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Neighborhood Councils Need to Grow a Pair

GUEST WORDS-The first neighborhood council board was seated in 2002, and since then the neighborhood councils have collectively failed to live up to one important expectation -- to fundamentally improve government. 

One hope of the founders was that the councils could act as powerful lobbyists or advocates for positive change in their communities and citywide.  

Yet, we continue to see councils fighting against objectionable land use projects and city policies, and they’re losing more than winning. 

Former LA City Councilmember Zev Yaroslavsky dished out a remedy to the councils that has been forgotten. To paraphrase him, he told the activists that if they wait for decisions to reach the city council, one its committees, or a city commission before chiming in, it’s almost always too late. 

What he explained was that by the time a matter has traveled through the process to the public hearing stage, lobbyists and city staff have had private conversations with the councilmembers and their staffs, commitments have been given, making the ability for anyone else to be heard much more difficult, if not impossible. 

Neighborhood councils need to inject themselves into the process even before the drafting stage.  And they can’t wait to be invited to the table.  

The Department of Neighborhood Empowerment (DONE) website used to include this tiny bit of wisdom on its home page: “Power isn’t given, it’s taken.” 

I put those words there to motivate neighborhood councils, and because after having been a city councilmember’s chief-of-staff for 25 years, I knew it to be true. My successor at DONE, who was appointed by the new mayor, Antonio Villaraigosa, removed the words.  

The day I quit as DONE’s general manager was the day the mayor’s office told me that I was to do nothing to help the councils organize themselves as a citywide force.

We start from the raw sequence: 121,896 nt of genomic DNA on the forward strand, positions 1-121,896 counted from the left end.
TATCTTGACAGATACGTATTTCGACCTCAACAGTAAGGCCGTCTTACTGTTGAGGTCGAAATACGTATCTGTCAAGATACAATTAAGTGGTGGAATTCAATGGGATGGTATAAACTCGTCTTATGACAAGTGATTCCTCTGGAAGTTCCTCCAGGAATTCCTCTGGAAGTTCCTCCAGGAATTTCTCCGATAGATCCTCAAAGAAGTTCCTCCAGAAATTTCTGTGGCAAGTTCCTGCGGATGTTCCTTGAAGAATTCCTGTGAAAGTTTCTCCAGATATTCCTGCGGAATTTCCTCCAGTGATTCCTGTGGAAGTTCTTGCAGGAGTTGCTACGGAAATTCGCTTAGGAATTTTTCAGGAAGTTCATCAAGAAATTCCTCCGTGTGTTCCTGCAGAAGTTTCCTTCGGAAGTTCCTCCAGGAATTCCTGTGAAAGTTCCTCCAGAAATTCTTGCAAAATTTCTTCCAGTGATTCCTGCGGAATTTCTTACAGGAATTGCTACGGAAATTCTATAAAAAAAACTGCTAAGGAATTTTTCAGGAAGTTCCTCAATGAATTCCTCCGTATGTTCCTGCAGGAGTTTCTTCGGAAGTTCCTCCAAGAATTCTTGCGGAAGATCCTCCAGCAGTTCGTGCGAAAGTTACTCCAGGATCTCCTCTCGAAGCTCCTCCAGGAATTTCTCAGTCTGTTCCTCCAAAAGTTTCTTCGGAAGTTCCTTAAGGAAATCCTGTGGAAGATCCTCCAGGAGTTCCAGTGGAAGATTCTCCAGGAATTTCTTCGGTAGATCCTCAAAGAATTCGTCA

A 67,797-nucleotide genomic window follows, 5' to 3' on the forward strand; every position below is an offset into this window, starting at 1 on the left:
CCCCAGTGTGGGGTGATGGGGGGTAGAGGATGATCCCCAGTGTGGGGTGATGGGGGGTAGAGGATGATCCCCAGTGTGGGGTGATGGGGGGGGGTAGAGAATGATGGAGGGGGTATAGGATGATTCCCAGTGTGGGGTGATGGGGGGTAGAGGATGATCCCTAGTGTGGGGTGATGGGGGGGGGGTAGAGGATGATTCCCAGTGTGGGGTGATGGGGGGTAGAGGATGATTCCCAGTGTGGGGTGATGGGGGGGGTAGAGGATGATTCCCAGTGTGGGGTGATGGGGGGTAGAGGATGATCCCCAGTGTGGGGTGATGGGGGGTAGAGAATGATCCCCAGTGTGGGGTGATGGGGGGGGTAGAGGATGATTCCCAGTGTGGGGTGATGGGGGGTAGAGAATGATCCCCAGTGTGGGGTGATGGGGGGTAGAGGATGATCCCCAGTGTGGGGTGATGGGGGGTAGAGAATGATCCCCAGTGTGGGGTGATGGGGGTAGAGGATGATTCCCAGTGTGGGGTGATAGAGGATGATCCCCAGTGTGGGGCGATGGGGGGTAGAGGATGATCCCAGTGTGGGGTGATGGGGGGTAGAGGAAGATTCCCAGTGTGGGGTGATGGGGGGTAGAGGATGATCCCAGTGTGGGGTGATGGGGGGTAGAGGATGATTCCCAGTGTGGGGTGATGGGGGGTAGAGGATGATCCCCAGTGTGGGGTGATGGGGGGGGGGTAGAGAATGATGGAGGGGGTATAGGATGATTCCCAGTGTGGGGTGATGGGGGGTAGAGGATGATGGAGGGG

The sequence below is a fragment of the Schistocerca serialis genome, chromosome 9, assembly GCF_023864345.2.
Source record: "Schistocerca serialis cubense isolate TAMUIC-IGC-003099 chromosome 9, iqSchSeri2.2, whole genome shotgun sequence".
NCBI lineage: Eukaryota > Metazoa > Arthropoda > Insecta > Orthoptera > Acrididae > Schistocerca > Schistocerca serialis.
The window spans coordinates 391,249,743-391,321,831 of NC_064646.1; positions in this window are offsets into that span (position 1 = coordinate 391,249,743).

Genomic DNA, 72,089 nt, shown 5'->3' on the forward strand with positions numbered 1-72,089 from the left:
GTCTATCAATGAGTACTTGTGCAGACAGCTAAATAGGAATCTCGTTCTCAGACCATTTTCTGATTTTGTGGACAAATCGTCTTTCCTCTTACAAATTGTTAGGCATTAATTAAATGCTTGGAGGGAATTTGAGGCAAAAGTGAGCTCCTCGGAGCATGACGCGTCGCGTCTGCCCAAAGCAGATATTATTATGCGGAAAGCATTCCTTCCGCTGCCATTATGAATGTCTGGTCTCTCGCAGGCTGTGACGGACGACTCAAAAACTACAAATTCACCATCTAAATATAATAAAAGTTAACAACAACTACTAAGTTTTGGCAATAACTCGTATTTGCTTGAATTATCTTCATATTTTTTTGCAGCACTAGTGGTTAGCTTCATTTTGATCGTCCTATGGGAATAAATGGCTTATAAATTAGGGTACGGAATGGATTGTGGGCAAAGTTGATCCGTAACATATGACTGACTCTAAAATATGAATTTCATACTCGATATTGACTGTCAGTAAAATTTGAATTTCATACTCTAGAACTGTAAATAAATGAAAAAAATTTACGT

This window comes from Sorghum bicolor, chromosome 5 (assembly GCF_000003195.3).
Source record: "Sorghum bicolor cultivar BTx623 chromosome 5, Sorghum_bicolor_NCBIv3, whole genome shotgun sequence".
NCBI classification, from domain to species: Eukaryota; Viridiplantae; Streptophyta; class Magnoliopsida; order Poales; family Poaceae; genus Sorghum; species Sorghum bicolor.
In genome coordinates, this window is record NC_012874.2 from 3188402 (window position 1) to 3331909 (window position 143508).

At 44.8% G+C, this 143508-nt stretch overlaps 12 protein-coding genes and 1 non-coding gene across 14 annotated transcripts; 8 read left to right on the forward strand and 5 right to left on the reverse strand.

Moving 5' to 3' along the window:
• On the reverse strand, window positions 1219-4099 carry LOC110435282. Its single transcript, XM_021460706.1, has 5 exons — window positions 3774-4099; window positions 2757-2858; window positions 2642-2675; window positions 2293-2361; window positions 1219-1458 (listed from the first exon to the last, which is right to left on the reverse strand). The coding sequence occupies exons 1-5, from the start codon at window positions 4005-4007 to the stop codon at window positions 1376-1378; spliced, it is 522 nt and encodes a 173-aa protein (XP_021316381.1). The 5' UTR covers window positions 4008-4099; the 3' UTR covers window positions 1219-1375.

The office explained their reasoning this way: As long as the neighborhood councils remain balkanized, they can only be a pain in the ass to their councilmembers. But if they are able to come together citywide, they could oppose some of the mayor’s proposals. 

I believe that there are two reasons for this continued timidity. 

One is a far too common belief among some neighborhood council leaders that they need to maintain a good working relationship with their council member(s). They feel they can’t risk antagonizing them.  This attitude ignores the reality that you can’t win through weakness. 

Organized labor has a good model to follow. When the negotiations, over a new contract to cite one example, get tough, they get tough. Labor unions aren’t shy about publicly criticizing elected officials, picketing City Hall, holding news conferences, and filling the council chamber with members, or even warm bodies, to pressure the decision-makers.  

But once an agreement is reached, the elected officials respect or fear (it doesn’t matter which one) the power of the unions. And remember, no one gave labor this power. They took it. 

The neighborhood councils can grab this kind of power too. Do the math. There are around 2,000 neighborhood council board members. Add in former board members, members who call themselves activists but don’t serve on a board, and some of their immediate family members and friends. That’s a ton of people. 

The second part that is needed to build this powerful force is at least one person to do the organizing and lead the way. Only once did someone rise up and coordinate a citywide victory. 

Years ago, Jim Alger believed the Department of Water and Power (DWP) was going to ask the city council to approve a far too generous water rate hike. Rather than take an unrealistic position against any increase, Alger, thinking part of it was probably justified, organized the councils to defeat the part of the increase that was excessive. 

Not only was the rate increase pared down, but Alger joined with other leaders and got the DWP to enter into a Memorandum of Understanding (MOU) with the neighborhood councils that spelled out how the councils would be notified of proposed increases, and how their voices would be heard. 

The MOU was a monumental achievement. Filled with a sense of power, the councils started working on an MOU with the Department of Transportation. Then came Mayor Villaraigosa, and the project was dropped by the city. 

In the coming months I’ll be offering blueprints that neighborhood councils can use to flex their muscles once again. Keep reading CityWatch. 

I’m not naïve enough to believe that any action will result from this effort, but I can’t meet my maker without knowing I made my best effort.  

It’s time for the neighborhood councils to stop being the school yard bully’s victim, and start kicking some butt.

 

(Greg Nelson is a former general manager of the Department of Neighborhood Empowerment, was instrumental in the creation of the LA Neighborhood Council System, served as chief of staff for former LA City Councilman Joel Wachs … and occasionally writes for CityWatch. He can be reached at [email protected].)